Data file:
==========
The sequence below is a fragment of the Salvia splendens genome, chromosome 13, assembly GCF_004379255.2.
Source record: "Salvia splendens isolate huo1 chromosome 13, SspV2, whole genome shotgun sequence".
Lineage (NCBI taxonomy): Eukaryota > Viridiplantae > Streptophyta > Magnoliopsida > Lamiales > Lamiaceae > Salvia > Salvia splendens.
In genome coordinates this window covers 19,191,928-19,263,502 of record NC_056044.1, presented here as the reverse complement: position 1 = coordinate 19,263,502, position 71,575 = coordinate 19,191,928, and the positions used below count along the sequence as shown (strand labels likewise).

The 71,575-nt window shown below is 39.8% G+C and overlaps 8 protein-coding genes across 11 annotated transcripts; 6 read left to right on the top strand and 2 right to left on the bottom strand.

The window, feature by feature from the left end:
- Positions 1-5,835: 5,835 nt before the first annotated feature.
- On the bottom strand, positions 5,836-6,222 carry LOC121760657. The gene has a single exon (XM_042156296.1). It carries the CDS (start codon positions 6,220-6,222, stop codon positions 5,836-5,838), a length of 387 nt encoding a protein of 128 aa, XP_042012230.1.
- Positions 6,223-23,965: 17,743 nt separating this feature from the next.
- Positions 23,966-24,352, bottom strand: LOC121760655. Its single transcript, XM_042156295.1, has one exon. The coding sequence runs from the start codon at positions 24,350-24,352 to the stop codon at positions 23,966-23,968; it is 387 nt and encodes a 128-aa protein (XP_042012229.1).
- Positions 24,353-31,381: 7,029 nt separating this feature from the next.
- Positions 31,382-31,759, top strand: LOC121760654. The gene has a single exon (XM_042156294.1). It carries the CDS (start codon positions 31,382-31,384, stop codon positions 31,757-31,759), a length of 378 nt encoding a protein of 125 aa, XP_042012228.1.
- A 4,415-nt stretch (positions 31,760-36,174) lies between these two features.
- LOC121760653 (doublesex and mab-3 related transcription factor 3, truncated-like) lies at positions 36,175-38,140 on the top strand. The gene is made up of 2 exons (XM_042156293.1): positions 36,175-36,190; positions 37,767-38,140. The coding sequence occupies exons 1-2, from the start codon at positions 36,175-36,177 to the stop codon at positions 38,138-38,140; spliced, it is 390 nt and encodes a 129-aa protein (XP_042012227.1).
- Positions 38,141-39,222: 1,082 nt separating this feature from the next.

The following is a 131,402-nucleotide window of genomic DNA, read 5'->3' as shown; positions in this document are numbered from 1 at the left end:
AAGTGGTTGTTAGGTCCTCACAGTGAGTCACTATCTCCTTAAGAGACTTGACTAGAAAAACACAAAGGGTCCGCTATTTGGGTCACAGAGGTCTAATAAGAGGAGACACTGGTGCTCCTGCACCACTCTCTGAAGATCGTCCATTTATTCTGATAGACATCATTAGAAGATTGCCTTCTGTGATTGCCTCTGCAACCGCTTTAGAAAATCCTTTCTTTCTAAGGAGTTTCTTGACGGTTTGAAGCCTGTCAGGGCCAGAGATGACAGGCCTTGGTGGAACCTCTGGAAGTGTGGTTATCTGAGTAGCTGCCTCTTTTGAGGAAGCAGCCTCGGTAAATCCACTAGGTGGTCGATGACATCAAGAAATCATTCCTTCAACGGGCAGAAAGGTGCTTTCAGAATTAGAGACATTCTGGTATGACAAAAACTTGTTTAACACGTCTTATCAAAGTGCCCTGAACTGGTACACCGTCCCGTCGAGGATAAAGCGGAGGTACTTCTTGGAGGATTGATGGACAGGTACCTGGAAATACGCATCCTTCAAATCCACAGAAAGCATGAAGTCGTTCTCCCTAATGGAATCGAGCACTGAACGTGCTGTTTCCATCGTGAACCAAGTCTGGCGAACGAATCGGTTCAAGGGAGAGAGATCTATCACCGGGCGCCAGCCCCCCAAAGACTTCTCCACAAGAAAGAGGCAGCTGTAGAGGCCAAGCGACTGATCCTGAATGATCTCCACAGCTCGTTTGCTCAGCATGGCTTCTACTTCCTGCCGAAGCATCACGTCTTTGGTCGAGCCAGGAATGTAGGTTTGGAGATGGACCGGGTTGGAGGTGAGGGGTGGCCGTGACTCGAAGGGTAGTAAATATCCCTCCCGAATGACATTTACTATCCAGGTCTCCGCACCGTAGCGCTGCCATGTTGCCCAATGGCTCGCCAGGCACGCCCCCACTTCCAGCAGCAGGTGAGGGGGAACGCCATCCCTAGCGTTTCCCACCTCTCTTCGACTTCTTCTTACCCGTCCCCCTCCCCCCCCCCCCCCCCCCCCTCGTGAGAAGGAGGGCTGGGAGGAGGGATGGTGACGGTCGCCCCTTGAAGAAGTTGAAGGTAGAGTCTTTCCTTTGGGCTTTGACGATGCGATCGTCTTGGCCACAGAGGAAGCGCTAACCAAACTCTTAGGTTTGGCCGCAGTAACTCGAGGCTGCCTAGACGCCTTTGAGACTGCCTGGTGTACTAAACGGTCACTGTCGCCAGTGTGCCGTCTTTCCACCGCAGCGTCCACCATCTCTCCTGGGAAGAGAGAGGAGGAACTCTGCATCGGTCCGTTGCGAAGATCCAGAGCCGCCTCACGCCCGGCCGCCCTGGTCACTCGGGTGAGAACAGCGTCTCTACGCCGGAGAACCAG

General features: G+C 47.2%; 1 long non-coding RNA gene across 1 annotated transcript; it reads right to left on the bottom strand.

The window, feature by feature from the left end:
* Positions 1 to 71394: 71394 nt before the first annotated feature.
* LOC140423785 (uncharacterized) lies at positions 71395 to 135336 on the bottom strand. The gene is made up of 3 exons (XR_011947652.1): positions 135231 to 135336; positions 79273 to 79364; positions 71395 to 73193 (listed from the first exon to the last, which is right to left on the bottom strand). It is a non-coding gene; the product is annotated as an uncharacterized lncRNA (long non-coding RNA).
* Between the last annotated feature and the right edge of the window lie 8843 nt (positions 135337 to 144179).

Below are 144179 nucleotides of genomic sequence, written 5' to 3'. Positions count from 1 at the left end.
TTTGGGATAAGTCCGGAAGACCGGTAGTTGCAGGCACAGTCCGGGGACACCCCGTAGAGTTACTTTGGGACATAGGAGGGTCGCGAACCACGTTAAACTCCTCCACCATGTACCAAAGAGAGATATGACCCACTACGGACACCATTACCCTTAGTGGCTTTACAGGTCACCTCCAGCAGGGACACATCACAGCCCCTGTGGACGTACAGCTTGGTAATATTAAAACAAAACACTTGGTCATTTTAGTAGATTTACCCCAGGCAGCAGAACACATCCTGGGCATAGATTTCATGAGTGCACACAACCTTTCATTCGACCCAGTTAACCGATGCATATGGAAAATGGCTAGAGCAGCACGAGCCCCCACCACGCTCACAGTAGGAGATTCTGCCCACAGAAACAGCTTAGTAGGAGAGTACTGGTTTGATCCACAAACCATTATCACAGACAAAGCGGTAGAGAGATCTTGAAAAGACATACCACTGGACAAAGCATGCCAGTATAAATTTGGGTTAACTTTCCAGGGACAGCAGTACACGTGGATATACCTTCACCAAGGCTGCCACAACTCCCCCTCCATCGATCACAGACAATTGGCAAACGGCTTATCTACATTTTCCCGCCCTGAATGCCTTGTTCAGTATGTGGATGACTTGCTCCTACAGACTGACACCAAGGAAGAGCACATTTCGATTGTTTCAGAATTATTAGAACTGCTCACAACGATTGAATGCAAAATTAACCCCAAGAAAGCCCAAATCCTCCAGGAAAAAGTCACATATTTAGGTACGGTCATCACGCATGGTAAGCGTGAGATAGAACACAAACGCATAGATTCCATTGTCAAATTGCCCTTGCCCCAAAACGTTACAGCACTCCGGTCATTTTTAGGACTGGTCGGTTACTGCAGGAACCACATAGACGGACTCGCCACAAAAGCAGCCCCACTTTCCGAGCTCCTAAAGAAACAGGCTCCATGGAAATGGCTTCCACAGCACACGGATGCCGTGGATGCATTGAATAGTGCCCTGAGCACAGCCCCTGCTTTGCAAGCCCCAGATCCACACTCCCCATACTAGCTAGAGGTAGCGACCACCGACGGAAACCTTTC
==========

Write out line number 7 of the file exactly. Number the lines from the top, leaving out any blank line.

- Positions 1-5,835: 5,835 nt before the first annotated feature.